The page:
Friday, May 03, 2013

Good Friday and Barbecue?

It's Good Friday.  The services don't begin until 3:00.  A holy person would probably spend the first part of the day in stillness.  I spend it cleaning my barbecue.  Yes, it is my annual pre-Pascha barbecue scrub and meditation.  

Beginners at prayer can seldom spend more than a little while at a time just sitting or standing in prayer.  We get fidgety.  When there is a lot of time that should be spent in quiet prayer, there is nothing so useful as a really messy job to keep people away, to keep my hands busy and to keep my mind from wandering (too much).  True, I don't say many prayers, per se, while I scrape and scrub; but it is a rather peaceful and very messy hour or two.  

Every year at the Pascha party, I get to run the barbecue.  Others offer to do it for me, but I fend them off.  I actually look forward to it every year.  We do the party potluck style, so I never know what kind of meat, fish, fowl or veggie to expect.  It's a fun challenge for me to get everything on and off and cooked to order.  I have to be mindful of what kind of heat and how much time each kind of food requires.  I get to chat with everyone, but I don't get drawn into any deep conversations: "Oops! Got a flare up to deal with!  Quick, go get me a cup of water!"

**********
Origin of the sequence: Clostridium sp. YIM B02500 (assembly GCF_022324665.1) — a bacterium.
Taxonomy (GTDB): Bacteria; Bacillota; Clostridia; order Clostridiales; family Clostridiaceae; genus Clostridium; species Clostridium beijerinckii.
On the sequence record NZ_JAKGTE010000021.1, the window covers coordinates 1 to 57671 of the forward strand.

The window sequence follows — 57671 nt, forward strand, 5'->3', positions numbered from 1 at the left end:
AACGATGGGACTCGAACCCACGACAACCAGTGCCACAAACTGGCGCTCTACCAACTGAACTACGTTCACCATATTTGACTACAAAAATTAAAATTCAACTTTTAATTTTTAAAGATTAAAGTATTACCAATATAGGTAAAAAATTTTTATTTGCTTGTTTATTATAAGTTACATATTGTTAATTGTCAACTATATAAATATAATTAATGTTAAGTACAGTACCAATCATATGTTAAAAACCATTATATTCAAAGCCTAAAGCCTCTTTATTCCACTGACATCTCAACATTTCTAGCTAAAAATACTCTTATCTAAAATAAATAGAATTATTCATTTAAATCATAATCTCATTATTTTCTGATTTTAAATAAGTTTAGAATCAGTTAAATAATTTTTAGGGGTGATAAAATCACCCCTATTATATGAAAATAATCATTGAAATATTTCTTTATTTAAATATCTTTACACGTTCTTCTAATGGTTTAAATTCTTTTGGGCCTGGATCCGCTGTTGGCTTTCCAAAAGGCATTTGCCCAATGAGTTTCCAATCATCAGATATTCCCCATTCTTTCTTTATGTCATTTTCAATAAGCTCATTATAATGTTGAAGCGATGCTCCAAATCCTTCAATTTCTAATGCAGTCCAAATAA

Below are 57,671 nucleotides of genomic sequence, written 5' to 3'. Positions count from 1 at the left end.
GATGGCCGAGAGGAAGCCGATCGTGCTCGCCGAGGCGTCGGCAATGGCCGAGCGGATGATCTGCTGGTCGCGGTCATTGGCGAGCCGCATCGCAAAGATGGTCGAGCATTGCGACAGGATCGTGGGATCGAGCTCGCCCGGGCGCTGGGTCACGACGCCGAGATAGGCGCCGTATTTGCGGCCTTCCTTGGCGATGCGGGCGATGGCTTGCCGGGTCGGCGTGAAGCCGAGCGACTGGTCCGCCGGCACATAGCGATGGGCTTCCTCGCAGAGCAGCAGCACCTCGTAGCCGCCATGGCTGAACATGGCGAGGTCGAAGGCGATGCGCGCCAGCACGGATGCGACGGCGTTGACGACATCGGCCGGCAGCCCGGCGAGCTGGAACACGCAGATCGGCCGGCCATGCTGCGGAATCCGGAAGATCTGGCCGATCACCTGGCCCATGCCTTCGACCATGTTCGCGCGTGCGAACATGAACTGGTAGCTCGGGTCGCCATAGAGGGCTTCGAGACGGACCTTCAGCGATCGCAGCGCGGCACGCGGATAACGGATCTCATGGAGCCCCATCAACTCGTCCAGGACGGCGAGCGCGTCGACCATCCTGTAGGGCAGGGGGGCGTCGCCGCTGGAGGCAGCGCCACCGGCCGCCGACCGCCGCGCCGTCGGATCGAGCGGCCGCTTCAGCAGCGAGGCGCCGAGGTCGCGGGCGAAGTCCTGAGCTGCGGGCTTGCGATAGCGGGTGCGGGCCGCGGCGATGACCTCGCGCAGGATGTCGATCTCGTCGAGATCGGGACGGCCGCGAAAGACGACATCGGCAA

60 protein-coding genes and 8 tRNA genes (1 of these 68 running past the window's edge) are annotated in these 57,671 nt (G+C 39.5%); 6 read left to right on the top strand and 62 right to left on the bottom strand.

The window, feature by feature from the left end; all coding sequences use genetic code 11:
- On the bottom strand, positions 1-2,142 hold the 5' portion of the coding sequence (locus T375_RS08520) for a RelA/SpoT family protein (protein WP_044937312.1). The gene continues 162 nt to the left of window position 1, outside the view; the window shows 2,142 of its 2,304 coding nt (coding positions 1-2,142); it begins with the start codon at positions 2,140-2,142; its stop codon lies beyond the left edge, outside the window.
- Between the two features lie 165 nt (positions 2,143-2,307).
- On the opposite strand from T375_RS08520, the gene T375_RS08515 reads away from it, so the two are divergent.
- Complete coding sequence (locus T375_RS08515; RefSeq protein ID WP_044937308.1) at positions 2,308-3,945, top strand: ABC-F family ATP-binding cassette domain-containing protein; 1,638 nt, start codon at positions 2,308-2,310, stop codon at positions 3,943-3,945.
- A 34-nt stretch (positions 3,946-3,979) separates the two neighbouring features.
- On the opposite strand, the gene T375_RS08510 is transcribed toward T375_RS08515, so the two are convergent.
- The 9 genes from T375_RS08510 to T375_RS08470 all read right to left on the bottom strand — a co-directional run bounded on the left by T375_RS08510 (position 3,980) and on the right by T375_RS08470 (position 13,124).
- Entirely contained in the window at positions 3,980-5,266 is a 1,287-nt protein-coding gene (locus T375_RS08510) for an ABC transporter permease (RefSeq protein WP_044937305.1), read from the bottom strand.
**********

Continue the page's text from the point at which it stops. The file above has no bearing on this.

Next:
And I love that we get lots of visitors, friends of friends, reluctant family members and neighbours.  It's a great mix.  This year my atheist French teacher is coming.  Even an atheist can enjoy the Light of Pascha.  She's a wonderful person (my atheist French teacher).  She's not the angry kind of atheist.  If I had to guess, I'd say she is the disappointed kind.  She doesn't mind "religious" people (though she does jab a little now and then for fun--just to see if we will squirm); she just hasn't herself found any reality in religion, only bad experiences with religious people.  I hope she has a great time and the Light of Pascha gently touches her heart.

Well I'd better get cleaned up and ready.  Good Friday services are always a powerful mix of sadness and expectation.

1 comment:

Michelle said...

:D :D :D